This month, we spoke with Paul Lurie, the COO of the JCC of Greater Baltimore, about creating a risk management culture.
It starts at the top with management and leadership. If risk management and safety is something that is looked at as a fundamental part of who the organization is, it trickles down to the hiring and onboarding of all staff. Also, having it on the forefront of people’s minds by doing regular audits and walkthroughs is crucial.
Our safety protocols start with safety of the overall facility and having security on site while we are open. Being a Jewish community center, we understand the sad reality of the world today and do everything we can to ensure our members, staff and guests feel welcome and safe at all times. Additionally, we do regular inspections of all our facilities to ensure maintenance that keeps everyone safe.
Our risk management training is done on two fronts. With our management team of about 40 people, we do regular gatherings to discuss safety and risk management. This ranges from general training to specific training on our “See Something, Say Something” philosophy. With our frontline staff, risk management training is done in regular staff meetings per department, and covers the areas they focus on by discussing what could happen, how we would deal with that scenario and what to look out for.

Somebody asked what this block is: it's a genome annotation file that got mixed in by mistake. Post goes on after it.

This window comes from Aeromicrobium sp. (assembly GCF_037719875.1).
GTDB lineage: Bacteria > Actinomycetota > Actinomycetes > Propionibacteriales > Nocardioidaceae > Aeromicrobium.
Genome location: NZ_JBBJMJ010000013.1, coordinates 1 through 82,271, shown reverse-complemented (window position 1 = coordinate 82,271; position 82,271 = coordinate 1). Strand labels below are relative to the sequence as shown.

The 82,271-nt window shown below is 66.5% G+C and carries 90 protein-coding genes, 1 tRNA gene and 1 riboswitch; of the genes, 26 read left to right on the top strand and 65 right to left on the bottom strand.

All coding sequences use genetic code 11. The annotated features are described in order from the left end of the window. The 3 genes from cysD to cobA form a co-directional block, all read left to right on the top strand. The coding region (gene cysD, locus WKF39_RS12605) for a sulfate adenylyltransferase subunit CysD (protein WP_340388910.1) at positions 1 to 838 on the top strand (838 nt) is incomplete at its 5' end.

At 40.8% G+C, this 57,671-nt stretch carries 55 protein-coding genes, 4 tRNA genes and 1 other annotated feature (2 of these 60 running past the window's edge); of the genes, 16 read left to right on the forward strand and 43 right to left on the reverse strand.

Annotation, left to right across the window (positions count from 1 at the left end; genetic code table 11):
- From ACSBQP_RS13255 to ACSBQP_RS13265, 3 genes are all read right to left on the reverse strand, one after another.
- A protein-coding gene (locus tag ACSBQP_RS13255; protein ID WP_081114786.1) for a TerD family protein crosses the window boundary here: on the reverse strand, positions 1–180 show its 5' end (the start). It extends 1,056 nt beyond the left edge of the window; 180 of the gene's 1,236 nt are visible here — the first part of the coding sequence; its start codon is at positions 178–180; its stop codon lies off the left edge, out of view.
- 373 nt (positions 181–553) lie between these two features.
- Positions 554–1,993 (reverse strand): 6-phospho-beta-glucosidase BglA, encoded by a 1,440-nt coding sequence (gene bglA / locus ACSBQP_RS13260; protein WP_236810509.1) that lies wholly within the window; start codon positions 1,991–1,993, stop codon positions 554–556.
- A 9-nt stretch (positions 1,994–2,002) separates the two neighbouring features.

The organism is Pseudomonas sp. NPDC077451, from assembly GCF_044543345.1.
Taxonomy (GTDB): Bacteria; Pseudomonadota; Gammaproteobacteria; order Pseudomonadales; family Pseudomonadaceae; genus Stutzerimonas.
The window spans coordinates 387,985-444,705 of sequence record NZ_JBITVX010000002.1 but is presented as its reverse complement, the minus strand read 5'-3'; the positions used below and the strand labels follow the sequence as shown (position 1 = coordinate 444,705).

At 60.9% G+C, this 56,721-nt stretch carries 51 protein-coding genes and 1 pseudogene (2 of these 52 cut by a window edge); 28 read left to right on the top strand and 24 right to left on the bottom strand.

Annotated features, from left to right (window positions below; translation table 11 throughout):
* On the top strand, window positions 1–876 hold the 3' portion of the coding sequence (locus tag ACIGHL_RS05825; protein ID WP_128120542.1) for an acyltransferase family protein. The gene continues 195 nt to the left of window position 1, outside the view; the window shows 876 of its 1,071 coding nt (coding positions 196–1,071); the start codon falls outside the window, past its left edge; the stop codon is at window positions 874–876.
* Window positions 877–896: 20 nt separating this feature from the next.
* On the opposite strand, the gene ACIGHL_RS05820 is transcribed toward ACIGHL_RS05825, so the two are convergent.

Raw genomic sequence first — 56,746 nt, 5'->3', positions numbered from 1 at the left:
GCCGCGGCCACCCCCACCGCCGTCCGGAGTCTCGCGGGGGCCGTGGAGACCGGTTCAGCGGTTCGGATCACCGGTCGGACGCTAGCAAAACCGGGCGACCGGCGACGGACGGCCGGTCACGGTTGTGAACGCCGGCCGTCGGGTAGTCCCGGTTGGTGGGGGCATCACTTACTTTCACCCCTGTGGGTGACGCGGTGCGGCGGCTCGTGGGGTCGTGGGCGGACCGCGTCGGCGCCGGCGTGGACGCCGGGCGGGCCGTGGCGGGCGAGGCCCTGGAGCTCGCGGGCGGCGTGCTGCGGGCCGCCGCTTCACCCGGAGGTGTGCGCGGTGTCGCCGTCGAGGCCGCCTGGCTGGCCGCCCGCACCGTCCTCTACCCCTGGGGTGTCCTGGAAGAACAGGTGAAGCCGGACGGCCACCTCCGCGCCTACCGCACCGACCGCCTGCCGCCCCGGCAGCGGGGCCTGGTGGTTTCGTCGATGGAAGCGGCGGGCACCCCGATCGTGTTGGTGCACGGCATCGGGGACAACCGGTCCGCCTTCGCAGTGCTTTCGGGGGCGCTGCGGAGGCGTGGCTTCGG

We have an amazing relationship with our local police and EMS, as well as federal agencies. We offer all members of our local police station and EMS location complimentary memberships, and police or EMS at other stations receive a discount. We meet at least twice a year with the leadership of our local police station and involve them in planning large-scale events. We were also fortunate to have a 550-seat theater on site, and we’ve partnered with the police, EMS, FBI and Homeland Security to run regular regional training for their staff and community at large.
I believe members buy into it when they can see it’s something present in our thinking. When our staff walk through and look for things that need to be corrected on a regular basis, or respond when a member suggests something that could become a problem, members respect and get involved in the risk management mindset.
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